Research Papers: Gerotarget (Focus on Aging):
A multimodal assessment of balance in elderly and young adults
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Gregory W. King1, Eduardo L. Abreu1,2, An-Lin Cheng1,2, Keyna K. Chertoff1,2, Leticia Brotto1,3, Patricia J. Kelly2 and Marco Brotto1,2,3
1 Human Balance and Ambulation Research Laboratory, School of Computing and Engineering, University of Missouri, Kansas City, MO, USA
2 Muscle Biology Research Group (MUBIG), School of Nursing and Health Studies, University of Missouri, Kansas City, MO, USA
3 Current address: Bone-Muscle Collaborative Sciences, College of Nursing and Health Innovation, University of Texas, Arlington, TX, USA
Gregory W. King, email:
Keywords: aging, balance, strength, troponin, posture, Gerotarget
Received: July 20, 2015 Accepted: February 03, 2016 Published: February 26, 2016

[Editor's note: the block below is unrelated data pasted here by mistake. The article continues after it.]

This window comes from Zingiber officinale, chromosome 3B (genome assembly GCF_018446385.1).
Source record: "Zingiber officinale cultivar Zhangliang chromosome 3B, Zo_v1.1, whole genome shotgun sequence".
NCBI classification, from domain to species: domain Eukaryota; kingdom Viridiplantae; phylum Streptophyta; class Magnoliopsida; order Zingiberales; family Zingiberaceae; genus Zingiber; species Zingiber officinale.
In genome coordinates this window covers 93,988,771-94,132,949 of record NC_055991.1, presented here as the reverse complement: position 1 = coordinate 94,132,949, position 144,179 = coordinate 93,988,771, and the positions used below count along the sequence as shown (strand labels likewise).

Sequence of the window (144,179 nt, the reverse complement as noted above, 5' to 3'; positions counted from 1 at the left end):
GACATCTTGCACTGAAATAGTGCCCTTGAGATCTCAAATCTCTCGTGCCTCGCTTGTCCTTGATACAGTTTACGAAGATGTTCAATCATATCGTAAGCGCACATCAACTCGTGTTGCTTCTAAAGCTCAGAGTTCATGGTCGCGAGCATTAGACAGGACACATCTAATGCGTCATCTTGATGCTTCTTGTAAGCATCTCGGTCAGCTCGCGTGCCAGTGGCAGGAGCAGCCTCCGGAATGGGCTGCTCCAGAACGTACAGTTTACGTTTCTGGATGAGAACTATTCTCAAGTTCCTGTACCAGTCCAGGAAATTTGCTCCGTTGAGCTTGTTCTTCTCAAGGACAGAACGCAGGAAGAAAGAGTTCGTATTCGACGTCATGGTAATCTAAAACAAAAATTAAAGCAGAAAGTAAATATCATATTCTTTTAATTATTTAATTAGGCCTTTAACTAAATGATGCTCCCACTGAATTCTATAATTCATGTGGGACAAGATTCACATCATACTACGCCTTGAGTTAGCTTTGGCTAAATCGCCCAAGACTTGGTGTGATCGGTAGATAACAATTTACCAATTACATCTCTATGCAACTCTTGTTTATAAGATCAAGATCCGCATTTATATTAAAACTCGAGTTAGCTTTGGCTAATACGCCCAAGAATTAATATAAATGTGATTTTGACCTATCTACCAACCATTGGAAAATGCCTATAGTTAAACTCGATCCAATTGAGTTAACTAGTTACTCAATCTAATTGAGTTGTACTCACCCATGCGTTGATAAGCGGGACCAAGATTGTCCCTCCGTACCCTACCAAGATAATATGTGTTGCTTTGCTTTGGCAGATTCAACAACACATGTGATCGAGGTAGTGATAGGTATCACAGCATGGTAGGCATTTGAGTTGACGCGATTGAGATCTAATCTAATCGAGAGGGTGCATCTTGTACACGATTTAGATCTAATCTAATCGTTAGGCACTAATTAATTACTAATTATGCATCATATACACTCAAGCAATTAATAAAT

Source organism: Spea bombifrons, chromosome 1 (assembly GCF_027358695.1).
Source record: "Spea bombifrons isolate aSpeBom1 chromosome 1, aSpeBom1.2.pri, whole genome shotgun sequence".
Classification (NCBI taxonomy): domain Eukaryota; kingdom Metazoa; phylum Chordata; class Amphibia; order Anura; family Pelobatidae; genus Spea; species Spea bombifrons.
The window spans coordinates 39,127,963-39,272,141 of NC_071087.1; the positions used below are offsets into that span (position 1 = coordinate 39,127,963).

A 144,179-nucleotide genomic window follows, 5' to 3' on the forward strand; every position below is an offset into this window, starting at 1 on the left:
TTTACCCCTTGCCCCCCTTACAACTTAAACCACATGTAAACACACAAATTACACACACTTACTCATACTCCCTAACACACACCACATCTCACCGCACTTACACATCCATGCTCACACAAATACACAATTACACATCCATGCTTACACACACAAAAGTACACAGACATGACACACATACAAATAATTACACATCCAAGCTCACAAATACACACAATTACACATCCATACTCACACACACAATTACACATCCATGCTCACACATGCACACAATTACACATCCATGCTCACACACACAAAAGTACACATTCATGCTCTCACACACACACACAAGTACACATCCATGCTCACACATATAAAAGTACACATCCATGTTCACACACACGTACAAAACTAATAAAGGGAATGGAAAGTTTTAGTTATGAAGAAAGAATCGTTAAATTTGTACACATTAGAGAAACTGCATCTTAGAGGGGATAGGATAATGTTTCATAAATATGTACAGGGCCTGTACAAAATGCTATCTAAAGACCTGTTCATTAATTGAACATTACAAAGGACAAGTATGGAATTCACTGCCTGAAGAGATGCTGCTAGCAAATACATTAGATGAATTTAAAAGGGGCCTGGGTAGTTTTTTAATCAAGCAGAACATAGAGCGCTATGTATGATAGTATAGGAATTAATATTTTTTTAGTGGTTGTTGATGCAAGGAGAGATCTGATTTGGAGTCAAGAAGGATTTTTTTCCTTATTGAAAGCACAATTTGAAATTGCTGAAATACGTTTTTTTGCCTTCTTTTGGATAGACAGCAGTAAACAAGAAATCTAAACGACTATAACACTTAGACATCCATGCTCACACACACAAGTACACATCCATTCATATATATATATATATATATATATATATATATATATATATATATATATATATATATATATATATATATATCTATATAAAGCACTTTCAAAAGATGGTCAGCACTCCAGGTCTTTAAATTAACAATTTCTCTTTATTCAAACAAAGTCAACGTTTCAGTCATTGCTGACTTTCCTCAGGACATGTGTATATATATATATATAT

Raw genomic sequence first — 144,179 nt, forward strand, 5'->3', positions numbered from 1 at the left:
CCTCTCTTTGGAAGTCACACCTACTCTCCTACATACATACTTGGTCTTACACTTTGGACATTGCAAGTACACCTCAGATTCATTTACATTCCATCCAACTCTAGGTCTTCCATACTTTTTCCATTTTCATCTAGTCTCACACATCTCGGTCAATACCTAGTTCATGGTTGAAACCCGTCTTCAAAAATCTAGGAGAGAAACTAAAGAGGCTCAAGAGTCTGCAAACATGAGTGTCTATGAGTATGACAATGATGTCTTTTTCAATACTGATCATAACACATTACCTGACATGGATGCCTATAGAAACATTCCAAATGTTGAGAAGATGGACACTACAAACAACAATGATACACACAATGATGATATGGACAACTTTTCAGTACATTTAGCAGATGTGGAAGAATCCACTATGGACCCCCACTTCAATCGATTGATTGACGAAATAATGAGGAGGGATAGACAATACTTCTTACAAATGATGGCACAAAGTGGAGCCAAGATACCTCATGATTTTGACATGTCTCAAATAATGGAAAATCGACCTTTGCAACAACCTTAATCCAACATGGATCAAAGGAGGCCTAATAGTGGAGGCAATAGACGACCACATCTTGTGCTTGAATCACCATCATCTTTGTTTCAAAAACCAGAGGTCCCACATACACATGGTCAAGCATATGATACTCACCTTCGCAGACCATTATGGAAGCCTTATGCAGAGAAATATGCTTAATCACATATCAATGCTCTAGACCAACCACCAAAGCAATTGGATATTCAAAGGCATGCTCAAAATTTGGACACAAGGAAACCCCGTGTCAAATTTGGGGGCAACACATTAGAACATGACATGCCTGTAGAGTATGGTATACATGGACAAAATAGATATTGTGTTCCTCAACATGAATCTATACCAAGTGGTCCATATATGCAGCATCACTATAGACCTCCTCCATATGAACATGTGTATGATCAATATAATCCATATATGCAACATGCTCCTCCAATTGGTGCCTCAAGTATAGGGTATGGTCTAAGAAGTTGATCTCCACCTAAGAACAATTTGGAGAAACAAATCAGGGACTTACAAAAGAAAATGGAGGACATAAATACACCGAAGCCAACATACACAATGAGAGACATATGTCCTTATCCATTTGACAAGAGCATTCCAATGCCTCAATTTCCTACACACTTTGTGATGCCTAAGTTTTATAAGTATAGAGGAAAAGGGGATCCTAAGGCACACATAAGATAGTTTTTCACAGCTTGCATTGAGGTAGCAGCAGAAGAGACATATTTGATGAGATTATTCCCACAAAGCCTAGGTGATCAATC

Falling is a significant health issue among elderly adults. Given the multifactorial nature of falls, effective balance and fall risk assessment must take into account factors from multiple sources. Here we investigate the relationship between fall risk and a diverse set of biochemical and biomechanical variables including: skeletal muscle-specific troponin T (sTnT), maximal strength measures derived from isometric grip and leg extension tasks, and postural sway captured from a force platform during a quiet stance task. These measures were performed in eight young and eleven elderly adults, along with estimates of fall risk derived from the Tinetti Balance Assessment. We observed age-related effects in all measurements, including a trend toward increased sTnT levels, increased postural sway, reduced upper and lower extremity strength, and reduced balance scores. We observed a negative correlation between balance scores and sTnT levels, suggesting its use as a biomarker for fall risk. We observed a significant positive correlation between balance scores and strength measures, adding support to the notion that muscle strength plays a significant role in postural control. We observed a significant negative correlation between balance scores and postural sway, suggesting that fall risk is associated with more loosely controlled center of mass regulation.
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